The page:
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Let $u \in C_0^\infty (\mathbb R)$, $v(x) := u(x) e^{-x^2 /2} $. And define the norm as $$ \| u \|_1^2 = \int_{\mathbb R} | u' (x) |^2 e^{-x^2} dx + \int_{\mathbb R} | u(x) |^2 e^{-x^2} dx $$ Then I want to prove that $$ \| u \|_1^2 = \int_{\mathbb R} ( | v' (x) |^2 + x^2 | v(x)|^2 ) dx $$

I think this is not trivial by just using the definition of the norm above. $C_0^\infty $ means that $C^\infty$ functions with a compact support. And I have one more question.

If the condition $u \in C_0^\infty ( \mathbb R) $ changes to "$\| u \|_1^2 < \infty$", then does this still hold?

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I bet that you need to integrate by parts somewhere, which is just so pleasant on compact functions. –  mixedmath Jul 29 '12 at 8:39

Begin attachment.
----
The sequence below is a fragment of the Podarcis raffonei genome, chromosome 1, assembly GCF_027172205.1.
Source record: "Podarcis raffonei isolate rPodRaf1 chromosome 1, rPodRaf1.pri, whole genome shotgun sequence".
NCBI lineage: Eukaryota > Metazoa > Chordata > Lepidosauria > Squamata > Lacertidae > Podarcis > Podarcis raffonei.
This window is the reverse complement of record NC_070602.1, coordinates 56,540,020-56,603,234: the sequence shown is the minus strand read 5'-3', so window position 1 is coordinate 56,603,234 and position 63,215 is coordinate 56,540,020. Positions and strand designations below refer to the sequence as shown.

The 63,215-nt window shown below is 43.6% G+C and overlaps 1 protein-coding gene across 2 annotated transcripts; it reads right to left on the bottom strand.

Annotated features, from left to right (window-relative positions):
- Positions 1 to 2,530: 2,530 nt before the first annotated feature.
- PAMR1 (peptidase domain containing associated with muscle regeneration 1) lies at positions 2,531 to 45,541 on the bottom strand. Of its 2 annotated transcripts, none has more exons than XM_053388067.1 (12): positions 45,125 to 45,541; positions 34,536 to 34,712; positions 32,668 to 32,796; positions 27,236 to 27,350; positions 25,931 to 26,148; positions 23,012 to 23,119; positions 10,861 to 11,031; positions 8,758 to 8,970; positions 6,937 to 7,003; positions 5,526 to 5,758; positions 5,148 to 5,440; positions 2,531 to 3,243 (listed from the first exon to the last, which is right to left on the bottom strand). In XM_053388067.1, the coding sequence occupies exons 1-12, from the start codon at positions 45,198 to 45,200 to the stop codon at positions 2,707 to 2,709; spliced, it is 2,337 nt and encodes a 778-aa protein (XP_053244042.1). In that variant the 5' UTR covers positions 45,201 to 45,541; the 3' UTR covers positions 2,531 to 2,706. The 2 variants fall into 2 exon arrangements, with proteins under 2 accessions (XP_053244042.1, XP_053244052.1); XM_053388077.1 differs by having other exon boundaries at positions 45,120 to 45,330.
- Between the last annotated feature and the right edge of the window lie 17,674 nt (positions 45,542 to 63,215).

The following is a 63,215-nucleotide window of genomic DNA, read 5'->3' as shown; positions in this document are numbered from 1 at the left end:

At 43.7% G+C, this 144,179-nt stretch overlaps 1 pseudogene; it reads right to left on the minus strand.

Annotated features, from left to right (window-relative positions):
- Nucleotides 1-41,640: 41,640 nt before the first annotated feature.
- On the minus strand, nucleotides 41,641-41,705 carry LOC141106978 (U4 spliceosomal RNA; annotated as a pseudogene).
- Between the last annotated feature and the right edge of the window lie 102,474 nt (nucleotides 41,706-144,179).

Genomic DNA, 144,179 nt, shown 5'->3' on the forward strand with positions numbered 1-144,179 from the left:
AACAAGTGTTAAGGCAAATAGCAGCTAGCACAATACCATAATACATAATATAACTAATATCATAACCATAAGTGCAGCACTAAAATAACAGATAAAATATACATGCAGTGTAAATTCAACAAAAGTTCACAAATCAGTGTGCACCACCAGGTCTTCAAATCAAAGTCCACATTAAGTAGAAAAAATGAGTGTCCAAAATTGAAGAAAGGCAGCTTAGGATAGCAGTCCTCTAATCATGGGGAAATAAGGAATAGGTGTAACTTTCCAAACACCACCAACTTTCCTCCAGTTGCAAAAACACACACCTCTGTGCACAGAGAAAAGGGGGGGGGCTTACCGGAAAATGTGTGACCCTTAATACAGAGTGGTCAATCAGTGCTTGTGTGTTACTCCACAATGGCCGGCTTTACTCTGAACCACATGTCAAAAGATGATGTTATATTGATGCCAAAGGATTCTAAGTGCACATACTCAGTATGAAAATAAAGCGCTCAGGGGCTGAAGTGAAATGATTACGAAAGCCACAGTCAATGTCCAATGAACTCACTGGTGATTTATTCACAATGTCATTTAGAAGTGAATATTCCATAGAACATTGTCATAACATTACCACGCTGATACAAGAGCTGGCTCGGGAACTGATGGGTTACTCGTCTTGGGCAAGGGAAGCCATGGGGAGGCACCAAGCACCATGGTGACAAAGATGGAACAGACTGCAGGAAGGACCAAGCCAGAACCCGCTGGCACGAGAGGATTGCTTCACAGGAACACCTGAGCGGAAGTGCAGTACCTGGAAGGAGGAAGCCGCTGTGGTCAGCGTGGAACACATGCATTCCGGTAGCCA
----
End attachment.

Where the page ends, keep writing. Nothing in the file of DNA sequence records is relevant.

I think $C_0$ usually means 'goes to zero at $\infty$, $C_c$ is used for compact support? –  copper.hat Jul 29 '12 at 9:07

1 Answer 1

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We have $$ |v(x)|^2+x^2\,|v'(x)|^2=(|u'(x)|^2-2\,x\,u(x)\,u'(x)+2\,x^2|u(x)|^2)\,e^{-x^2}. $$ The desired equality is thus equivalent to $$ \int_\mathbb{R}(-2\,x\,u(x)\,u'(x)+2\,x^2|u(x)|^2)\,e^{-x^2}\,dx=\int_\mathbb{R}|u(x)|^2\,e^{-x^2}\,dx. $$ Integration by parts gives $$\begin{align*} \int_\mathbb{R}(-2\,x\,u(x)\,u'(x)\,e^{-x^2})\,dx&=-\int_\mathbb{R}(|u(x)|^2)'\,x\,e^{-x^2}\,dx\\ &=\int_\mathbb{R}|u(x)|^2(\,x\,e^{-x^2})'\,dx\\ &=\int_\mathbb{R}|u(x)|^2(1-2\,\,x^2)\,e^{-x^2}\,dx, \end{align*}$$ and the result follows. The computation is valid as long as $\lim_{x\to\pm\infty}|u(x)|^2(\,x\,e^{-x^2})=0$.

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